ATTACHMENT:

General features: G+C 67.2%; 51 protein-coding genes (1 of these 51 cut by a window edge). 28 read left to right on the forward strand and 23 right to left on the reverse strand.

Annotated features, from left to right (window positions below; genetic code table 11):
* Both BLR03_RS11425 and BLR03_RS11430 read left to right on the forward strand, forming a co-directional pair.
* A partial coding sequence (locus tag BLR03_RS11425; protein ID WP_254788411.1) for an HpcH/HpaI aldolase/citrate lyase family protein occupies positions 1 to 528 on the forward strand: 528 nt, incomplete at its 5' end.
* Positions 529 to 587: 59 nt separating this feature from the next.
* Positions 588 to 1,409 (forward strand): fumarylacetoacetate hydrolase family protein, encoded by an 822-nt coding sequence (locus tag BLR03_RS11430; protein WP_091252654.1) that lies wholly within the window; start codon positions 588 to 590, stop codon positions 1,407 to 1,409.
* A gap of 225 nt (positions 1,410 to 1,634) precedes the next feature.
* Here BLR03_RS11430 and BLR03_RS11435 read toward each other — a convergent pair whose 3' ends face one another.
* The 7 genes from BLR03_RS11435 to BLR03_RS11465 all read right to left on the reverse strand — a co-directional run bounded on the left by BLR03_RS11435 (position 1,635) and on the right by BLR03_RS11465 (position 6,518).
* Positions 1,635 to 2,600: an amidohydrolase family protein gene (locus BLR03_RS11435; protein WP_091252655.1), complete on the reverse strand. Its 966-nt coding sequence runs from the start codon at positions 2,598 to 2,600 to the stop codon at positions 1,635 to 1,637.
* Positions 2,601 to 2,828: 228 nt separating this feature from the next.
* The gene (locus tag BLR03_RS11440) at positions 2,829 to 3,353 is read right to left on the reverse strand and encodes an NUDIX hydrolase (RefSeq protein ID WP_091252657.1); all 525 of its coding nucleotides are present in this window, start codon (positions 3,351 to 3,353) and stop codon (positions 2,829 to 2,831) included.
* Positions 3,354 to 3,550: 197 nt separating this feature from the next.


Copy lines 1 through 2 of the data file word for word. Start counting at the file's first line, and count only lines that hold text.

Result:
General features: G+C 67.2%; 51 protein-coding genes (1 of these 51 cut by a window edge). 28 read left to right on the forward strand and 23 right to left on the reverse strand.

Annotated features, from left to right (window positions below; genetic code table 11):